July 29, 2012 |
LONDON - Brendan Hansen is a U.S. Olympic swimmer not named Michael Phelps, Ryan Lochte or Missy Franklin. That means we don't have to think of him as superhuman or worry about an inflated ego. But then, if you'd met Martha Hansen, Brendan's wife, you'd pretty much dismiss the inflated ego possibility. By necessity, swimmers have bodies that are useful, beyond propelling their ripples through the ripples, as models for statues. Hansen's is right there. So, Mrs. Hansen, wife of the sculpted one, mother of their child due in early January, what happens if the ripples start to roll?
July 21, 2012 |
Why is it that we crave chocolate chip cookies rather than chard? Or bread instead of broccoli? Take heart: It's biological. "Our attraction to sweets - and salt, carbohydrates and fat - is hard-wired from the Stone Age," says Dr. David Katz, director of Yale University's Prevention Research Center. Back then, food cravings were reliable signals to our ancestors to seek out certain foods that would provide energy (sugar, fat) and essential minerals (salt). "Today, food is plentiful and it's easy to avoid physical activity, but we've preserved craving tendencies because evolution is very slow," Katz says.
July 19, 2012 |
A new way to measure and categorize an individual's body shape appears to predict more accurately whether he or she is in greater danger of premature death, says a pair of scientists in a new look at alternatives to the body-mass index (or BMI). The proposed new measure is called "A Body Shape Index," or ABSI, by the father-and-son team that has devised and tested it, Dr. Jesse Krakauer, an endocrinologist at Middletown Medical in Middletown N.Y., and his Nir Krakauer, an assistant professor of engineering at City University of New York.
July 16, 2012 |
So, the government tells you that you shouldn't eat trans fats. What do you do? Seek out the nutrient content of everything you eat to make sure no trans fats pass your lips? Not likely, if you're like most people. Maybe not so different from the dreary statistics about how many of us pile up enough servings of vegetables and fruit every day. So New York City had another idea. Get rid of the trans fats in its restaurants and then people won't have to decide - at least for those meals.
July 16, 2012 |
New York City's pioneering ban on all but the smallest amounts of trans fats in restaurant food has led to a significant reduction in consumption, a change that should translate into better cardiovascular health in the nation's largest city, according to a new report. It also demonstrates that coffee shops, fast-food joints and other eateries can play a major role in improving the health of the public, the study authors said. Officials from the New York City Department of Health and Mental Hygiene conducted the study to assess whether the regulation that took effect in 2008 - which prohibits all restaurants from serving food prepared with partially hydrogenated vegetable oil or dishes that contain more than 0.5 gram of trans fat per serving - was making a difference for diners.
June 28, 2012 |
Victory is sweet! On Thursday, the Supreme Court upheld the Patient Protection and Affordable Care Act and its individual mandate -- and (unofficially but thank you very much) my idea for a fat tax. Chief Justice John G. Roberts Jr. has decreed that the government can't make you buy something like insurance, but it can tax you if you refuse to buy something like, uh, insurance. DOCUMENT: Supreme Court ruling on healthcare law Which dovetails nicely with the argument I made Wednesday in favor of a tax on obese Americans.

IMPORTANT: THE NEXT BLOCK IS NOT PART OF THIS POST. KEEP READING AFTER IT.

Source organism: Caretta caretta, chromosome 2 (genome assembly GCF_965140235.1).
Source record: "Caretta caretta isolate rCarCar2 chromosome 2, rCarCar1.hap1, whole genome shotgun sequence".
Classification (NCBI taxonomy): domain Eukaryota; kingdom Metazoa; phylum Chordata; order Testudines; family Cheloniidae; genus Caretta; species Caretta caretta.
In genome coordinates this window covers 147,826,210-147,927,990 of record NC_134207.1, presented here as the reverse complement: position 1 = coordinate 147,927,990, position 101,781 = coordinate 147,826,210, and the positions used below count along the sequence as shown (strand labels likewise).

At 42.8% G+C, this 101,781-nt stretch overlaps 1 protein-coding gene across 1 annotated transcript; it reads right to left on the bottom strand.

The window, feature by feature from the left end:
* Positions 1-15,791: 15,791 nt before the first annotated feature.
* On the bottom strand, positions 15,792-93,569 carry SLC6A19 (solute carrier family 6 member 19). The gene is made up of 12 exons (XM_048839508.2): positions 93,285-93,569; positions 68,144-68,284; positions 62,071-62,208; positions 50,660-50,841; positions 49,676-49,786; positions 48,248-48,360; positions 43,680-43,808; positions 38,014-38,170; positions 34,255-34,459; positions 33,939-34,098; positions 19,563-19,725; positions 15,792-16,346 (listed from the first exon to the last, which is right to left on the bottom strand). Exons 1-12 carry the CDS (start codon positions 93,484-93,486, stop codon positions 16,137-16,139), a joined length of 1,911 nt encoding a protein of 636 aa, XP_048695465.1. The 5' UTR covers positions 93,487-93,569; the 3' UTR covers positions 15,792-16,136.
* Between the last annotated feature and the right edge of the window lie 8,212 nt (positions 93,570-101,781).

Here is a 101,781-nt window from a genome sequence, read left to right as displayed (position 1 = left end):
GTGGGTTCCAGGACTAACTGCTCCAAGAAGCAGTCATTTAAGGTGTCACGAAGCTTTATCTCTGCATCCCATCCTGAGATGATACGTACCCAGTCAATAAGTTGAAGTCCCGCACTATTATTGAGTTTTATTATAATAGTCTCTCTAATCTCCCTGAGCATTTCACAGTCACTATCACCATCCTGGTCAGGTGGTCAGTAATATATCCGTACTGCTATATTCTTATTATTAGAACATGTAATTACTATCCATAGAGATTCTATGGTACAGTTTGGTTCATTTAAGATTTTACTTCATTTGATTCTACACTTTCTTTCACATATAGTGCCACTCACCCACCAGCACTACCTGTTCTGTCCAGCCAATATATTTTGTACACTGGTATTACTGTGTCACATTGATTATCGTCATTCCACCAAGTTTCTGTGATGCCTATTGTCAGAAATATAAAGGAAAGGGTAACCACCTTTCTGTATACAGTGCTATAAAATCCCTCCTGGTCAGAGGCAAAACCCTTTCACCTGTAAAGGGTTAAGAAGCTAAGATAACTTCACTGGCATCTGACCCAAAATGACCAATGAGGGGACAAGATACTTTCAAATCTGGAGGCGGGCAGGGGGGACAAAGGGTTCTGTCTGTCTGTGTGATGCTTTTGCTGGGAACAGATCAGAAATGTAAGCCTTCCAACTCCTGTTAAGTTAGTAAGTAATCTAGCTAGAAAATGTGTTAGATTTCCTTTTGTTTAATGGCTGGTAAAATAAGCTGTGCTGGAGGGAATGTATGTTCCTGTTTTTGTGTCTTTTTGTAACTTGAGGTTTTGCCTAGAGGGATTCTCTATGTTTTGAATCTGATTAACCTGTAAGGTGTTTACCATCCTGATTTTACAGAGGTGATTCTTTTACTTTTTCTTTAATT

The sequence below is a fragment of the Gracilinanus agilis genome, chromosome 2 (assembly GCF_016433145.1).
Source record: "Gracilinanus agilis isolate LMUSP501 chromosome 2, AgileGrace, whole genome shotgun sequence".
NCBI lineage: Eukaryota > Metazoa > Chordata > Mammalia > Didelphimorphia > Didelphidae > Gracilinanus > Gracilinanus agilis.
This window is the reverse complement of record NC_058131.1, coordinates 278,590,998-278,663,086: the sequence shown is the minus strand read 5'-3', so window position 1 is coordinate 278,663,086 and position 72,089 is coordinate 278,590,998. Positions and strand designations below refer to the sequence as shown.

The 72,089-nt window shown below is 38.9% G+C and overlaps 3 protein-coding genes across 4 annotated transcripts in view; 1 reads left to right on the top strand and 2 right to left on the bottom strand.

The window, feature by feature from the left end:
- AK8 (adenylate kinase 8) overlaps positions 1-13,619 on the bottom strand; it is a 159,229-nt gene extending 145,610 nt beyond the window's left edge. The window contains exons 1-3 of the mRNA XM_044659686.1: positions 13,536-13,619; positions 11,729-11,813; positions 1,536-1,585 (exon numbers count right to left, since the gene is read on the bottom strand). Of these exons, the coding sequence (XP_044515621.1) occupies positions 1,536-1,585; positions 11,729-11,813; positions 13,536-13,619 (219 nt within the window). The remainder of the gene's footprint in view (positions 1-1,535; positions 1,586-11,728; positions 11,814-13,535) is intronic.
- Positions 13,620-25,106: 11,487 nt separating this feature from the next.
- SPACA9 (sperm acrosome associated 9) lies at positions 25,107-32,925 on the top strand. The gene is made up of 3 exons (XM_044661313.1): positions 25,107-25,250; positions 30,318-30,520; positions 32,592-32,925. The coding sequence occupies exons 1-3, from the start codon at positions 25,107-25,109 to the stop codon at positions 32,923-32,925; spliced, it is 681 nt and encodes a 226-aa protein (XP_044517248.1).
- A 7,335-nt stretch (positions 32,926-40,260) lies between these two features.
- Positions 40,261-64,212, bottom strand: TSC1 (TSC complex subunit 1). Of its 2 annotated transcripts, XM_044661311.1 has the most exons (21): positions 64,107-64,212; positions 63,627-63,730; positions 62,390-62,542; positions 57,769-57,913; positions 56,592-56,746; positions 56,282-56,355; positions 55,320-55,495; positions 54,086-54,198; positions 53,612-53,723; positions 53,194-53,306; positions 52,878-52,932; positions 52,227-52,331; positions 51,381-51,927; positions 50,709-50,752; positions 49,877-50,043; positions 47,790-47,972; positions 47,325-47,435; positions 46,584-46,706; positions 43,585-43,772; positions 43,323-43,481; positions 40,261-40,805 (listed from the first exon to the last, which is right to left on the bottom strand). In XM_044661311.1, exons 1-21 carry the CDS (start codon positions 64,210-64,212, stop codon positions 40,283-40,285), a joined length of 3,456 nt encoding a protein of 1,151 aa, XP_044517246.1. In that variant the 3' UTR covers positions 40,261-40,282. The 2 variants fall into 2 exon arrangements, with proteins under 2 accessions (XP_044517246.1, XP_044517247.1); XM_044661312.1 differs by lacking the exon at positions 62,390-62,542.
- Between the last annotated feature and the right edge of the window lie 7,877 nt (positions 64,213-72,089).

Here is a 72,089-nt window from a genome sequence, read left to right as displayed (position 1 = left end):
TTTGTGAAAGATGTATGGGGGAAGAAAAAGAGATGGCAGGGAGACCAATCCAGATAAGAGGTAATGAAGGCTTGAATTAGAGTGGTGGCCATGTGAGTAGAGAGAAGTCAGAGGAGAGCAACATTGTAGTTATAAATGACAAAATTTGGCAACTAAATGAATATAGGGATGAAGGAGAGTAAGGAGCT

June 27, 2012 |
If you want to eat foie gras in California before July 1, especially at a feast dedicated to the smooth, super-fatted duck liver, your pâté may be seasoned with a grain or two of political theater. Outside Santa Monica's Mélisse earlier this month, there were news trucks, a cordon of friendly police officers, protesters waving crumpled posters showing unhappy waterfowl and rumpled counter-protesters with their own propaganda fliers, dancing around the periphery like boxers waiting to get into the ring.
June 27, 2012 |
A calorie is a calorie is a calorie - or is it? Maybe not, a small study has found. Once the pounds are shed, the proportions of carbohydrates, proteins and fats you chow down on may determine whether you keep the weight off - or slowly but surely pack on pounds again. In an intensive, seven-month experiment during which 21 overweight men and women had their diets strictly controlled down to each last morsel, researchers showed that a traditional low-fat diet seemed to make the metabolism more sluggish than a high-protein one during the most difficult part of weight loss: keeping fat off once it's shed.
CALIFORNIA | LOCAL
June 20, 2012 |
Susan Tyrrell, an eccentric, husky-voiced character actress best known for her Oscar-nominated supporting role as a blowsy barfly in director John Huston's 1972 movie "Fat City," has died. She was 67. Tyrrell died Saturday at her home in Austin, Texas, according to the Travis County medical examiner. The cause of death was not yet known. The actress, whose many film credits included "Islands in the Stream" (1977), "Angel" (1984) and "Cry-Baby" (1990), already had played a number of colorful character roles on stage in New York before being cast in "Fat City," a boxing drama starring Stacy Keach and Jeff Bridges.
May 31, 2012 |
Points for trying. The Food and Drug Administration has rejected the Corn Refiners Assn.'s attempt to rename high-fructose corn syrup -- a leading suspect in the obesity epidemic -- as the more wholesome-sounding "corn sugar. " Michael Landa, the FDA's food safety chief, says the change would suggest "a solid, dried and crystallized sweetener obtained from corn," rather than a sticky-sweet syrup cooked up in a factory. High-fructose corn syrup has been widely used as a food sweetener since the late 1970s.